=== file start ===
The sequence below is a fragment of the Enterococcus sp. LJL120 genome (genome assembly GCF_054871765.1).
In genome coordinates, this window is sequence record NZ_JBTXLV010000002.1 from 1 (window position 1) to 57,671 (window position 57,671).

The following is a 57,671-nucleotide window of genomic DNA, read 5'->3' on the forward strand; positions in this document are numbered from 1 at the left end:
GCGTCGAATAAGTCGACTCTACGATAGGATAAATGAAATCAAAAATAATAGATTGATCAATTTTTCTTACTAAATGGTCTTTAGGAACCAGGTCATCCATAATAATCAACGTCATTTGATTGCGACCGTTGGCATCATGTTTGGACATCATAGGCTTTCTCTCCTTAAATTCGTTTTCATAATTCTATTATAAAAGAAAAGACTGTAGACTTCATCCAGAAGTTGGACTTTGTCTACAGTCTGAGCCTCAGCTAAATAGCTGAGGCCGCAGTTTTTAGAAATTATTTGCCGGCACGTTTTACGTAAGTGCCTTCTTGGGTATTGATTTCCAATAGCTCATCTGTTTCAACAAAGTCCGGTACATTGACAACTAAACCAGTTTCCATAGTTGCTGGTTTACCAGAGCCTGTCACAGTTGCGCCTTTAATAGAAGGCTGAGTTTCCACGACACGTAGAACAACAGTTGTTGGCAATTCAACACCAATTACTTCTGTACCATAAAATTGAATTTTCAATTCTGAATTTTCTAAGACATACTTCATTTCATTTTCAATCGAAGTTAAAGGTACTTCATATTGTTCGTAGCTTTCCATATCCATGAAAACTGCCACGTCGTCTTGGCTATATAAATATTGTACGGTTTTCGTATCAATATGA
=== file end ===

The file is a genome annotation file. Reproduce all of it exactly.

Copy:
The sequence below is a fragment of the Enterococcus sp. LJL120 genome (genome assembly GCF_054871765.1).
In genome coordinates, this window is sequence record NZ_JBTXLV010000002.1 from 1 (window position 1) to 57,671 (window position 57,671).

The following is a 57,671-nucleotide window of genomic DNA, read 5'->3' on the forward strand; positions in this document are numbered from 1 at the left end:
GCGTCGAATAAGTCGACTCTACGATAGGATAAATGAAATCAAAAATAATAGATTGATCAATTTTTCTTACTAAATGGTCTTTAGGAACCAGGTCATCCATAATAATCAACGTCATTTGATTGCGACCGTTGGCATCATGTTTGGACATCATAGGCTTTCTCTCCTTAAATTCGTTTTCATAATTCTATTATAAAAGAAAAGACTGTAGACTTCATCCAGAAGTTGGACTTTGTCTACAGTCTGAGCCTCAGCTAAATAGCTGAGGCCGCAGTTTTTAGAAATTATTTGCCGGCACGTTTTACGTAAGTGCCTTCTTGGGTATTGATTTCCAATAGCTCATCTGTTTCAACAAAGTCCGGTACATTGACAACTAAACCAGTTTCCATAGTTGCTGGTTTACCAGAGCCTGTCACAGTTGCGCCTTTAATAGAAGGCTGAGTTTCCACGACACGTAGAACAACAGTTGTTGGCAATTCAACACCAATTACTTCTGTACCATAAAATTGAATTTTCAATTCTGAATTTTCTAAGACATACTTCATTTCATTTTCAATCGAAGTTAAAGGTACTTCATATTGTTCGTAGCTTTCCATATCCATGAAAACTGCCACGTCGTCTTGGCTATATAAATATTGTACGGTTTTCGTATCAATATGA